In geology, a subduction zone is an area on Earth where two tectonic plates meet and move towards one another, with one sliding underneath the other and moving down into the mantle, at rates typically measured in centimeters per year. An oceanic plate ordinarily slides underneath a continental plate or another oceanic plate; this often creates an orogenic zone or volcanic arc subject to many earthquakes. In a sense, subduction zones are the opposite of divergent boundaries, areas where material rises up from the mantle and plates are moving apart.
Subduction results from the difference in density between lithosphere and underlying asthenosphere. Where, very rarely, lithosphere is denser than asthenospheric mantle, it can easily sink back into the mantle at a subduction zone; however, subduction is resisted where lithosphere is less dense than underlying asthenosphere. Whether or not lithosphere is denser than underlying asthenosphere depends on the nature of the associated crust. Crust is always less dense than asthenosphere or lithospheric mantle and continental lithosphere is always less dense than oceanic lithosphere. Exceptionally, the presence of the large areas of flood basalt that are called large igneous provinces (LIPs), which result in extreme thickening of the oceanic crust, can cause some sections of older oceanic lithosphere to be too buoyant to subduct. Where lithosphere on the downgoing plate is too buoyant to subduct, a collision occurs, hence the adage "Subduction leads to orogeny".
Subduction zones are arc-shaped, with the concave side oriented away from the direction of subduction because of the curvature of the Earth. This can easily be seen by making a cut into an orange, with the knife blade representing a subducting slab.
The magmatism associated with the volcanic arc occurs 100-300 km away from the trench. However, a relationship has been found, which relates volcanic arc location to depth of the subducted crust as defined by the Wadati-Benioff zone. Studies of many volcanic arcs around the world have revealed that volcanic arcs tend to form at a location where the subducted slab has reached a depth of about 100 km. This has interesting implications for the mechanism that causes the magmatism at these arcs. Arcs produce about 25% of the total volume of magma produced each year on Earth (~30-35 km³), much less than the volume produced at mid-ocean ridges. Nevertheless, arc volcanism has the greatest impact on humans, because many arc volcanoes lie above sealevel and erupt violently. Aerosols injected into the stratosphere during violent eruptions can cause rapid cooling of the Earth's climate.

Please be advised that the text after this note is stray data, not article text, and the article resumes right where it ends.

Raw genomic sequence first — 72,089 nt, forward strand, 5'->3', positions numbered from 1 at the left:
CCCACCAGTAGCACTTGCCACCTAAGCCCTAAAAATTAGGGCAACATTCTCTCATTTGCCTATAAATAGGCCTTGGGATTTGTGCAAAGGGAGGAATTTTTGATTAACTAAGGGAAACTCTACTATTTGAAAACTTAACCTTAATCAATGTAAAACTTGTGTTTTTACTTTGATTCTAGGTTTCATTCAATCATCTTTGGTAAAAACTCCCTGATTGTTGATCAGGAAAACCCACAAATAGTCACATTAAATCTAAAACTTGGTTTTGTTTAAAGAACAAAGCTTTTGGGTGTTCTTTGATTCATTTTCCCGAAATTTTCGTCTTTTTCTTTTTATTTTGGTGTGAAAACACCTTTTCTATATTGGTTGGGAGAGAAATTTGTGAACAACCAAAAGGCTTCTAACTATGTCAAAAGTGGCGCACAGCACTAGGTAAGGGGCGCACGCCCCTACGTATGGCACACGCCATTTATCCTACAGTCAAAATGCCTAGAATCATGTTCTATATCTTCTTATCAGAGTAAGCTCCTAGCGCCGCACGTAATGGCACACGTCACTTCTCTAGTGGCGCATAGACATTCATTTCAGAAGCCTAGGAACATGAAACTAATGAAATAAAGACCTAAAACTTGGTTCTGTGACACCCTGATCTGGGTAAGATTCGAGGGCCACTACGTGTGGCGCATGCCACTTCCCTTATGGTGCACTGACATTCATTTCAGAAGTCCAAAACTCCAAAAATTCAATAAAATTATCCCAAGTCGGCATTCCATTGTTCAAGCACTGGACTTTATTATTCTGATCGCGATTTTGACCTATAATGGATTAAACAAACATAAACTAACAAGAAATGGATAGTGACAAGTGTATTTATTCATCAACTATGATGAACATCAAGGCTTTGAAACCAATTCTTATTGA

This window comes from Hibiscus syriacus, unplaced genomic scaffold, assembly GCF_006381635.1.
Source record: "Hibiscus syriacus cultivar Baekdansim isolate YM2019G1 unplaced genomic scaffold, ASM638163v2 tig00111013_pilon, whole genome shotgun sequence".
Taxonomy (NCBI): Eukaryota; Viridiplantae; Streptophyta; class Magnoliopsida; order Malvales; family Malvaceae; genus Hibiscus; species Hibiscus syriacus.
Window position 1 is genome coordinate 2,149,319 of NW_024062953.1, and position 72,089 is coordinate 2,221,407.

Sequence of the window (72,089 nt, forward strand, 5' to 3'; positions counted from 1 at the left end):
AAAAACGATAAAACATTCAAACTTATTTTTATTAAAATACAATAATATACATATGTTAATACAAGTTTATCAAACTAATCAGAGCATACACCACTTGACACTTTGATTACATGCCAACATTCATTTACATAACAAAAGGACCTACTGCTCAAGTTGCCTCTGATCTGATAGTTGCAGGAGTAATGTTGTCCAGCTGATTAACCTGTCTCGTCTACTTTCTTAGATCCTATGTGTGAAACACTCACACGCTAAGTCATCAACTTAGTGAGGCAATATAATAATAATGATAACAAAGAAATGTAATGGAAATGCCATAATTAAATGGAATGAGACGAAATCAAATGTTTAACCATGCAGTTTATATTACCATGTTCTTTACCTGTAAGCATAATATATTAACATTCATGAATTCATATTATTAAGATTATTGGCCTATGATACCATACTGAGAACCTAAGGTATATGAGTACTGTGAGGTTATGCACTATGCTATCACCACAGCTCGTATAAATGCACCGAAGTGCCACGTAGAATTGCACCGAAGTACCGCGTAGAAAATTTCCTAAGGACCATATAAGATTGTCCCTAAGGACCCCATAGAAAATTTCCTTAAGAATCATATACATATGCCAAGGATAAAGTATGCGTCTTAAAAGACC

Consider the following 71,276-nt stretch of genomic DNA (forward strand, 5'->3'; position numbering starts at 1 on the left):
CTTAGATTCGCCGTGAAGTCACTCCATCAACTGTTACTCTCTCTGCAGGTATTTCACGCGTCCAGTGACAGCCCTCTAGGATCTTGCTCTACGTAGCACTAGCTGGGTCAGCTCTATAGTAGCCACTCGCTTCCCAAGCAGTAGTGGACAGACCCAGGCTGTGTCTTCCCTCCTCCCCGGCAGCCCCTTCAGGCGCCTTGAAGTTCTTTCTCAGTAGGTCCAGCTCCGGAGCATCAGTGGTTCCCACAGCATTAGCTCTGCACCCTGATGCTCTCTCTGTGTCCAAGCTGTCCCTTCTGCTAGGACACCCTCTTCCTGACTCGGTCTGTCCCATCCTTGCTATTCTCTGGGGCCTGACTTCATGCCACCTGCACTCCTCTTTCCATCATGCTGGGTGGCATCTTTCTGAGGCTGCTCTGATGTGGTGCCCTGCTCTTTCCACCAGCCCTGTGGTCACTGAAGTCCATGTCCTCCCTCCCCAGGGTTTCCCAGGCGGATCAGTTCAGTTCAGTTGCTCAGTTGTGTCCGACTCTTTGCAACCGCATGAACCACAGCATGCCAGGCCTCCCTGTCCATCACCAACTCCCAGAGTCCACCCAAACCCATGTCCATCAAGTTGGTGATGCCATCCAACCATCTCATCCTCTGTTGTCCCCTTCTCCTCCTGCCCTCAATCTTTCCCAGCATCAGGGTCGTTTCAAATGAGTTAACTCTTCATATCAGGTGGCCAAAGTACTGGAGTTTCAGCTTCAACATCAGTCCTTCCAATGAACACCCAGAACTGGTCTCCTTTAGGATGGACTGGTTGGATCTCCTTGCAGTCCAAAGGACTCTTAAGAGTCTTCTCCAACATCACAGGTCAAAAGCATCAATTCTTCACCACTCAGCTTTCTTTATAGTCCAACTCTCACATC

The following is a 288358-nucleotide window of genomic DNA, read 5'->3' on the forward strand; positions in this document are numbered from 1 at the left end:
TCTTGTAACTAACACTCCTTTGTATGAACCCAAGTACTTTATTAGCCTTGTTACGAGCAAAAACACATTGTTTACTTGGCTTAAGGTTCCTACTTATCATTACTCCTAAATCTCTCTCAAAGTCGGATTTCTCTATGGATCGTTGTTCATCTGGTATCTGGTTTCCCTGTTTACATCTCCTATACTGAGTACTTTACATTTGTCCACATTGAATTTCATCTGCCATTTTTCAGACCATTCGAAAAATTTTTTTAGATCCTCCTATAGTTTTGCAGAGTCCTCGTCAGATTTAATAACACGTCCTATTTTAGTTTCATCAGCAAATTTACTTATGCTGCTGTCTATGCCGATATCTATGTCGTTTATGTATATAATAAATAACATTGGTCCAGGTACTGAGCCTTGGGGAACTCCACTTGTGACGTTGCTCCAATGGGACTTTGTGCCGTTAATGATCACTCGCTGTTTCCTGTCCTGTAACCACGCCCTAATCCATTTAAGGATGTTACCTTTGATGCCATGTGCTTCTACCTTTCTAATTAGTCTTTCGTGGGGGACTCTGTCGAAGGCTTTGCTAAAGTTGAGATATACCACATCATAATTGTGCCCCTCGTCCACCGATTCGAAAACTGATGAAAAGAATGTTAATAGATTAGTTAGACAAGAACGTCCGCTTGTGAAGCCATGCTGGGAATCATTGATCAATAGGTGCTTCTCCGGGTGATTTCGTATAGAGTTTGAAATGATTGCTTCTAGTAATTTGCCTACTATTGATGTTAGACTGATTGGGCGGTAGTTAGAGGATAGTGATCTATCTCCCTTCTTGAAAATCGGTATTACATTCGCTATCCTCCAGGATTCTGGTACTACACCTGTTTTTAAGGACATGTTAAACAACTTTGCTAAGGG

Subduction zones are associated with the deepest earthquakes on the planet. Earthquakes are generally restricted to the shallow, brittle parts of the crust, generally at depths of less than 20 km. However, in subduction zones, earthquakes occur at depths as great as 700 km. These earthquakes define inclined zones of seismicity known as Wadati-Benioff zones (after the scientists who discovered them), which outline the descending lithosphere. Seismic tomography has helped outline subducted lithosphere in regions where there are no earthquakes. Some subducted slabs seem not to be able to penetrate the major discontinuity in the mantle that lies at a depth of about 670 km, whereas other subducted oceanic plates can penetrate all the way to the core-mantle boundary. The great seismic discontinuities in the mantle - at 410 and 670 km depth - are disrupted by the descent of cold slabs in deep subduction zones.
Subduction zones are important for several reasons:
Subduction zones have also being considered as possible disposal sites for nuclear waste, where the action would carry the material into the planetary mantle, safely away from any possible influence on humanity or the surface environment, but this method of disposal is currently banned by international agreement.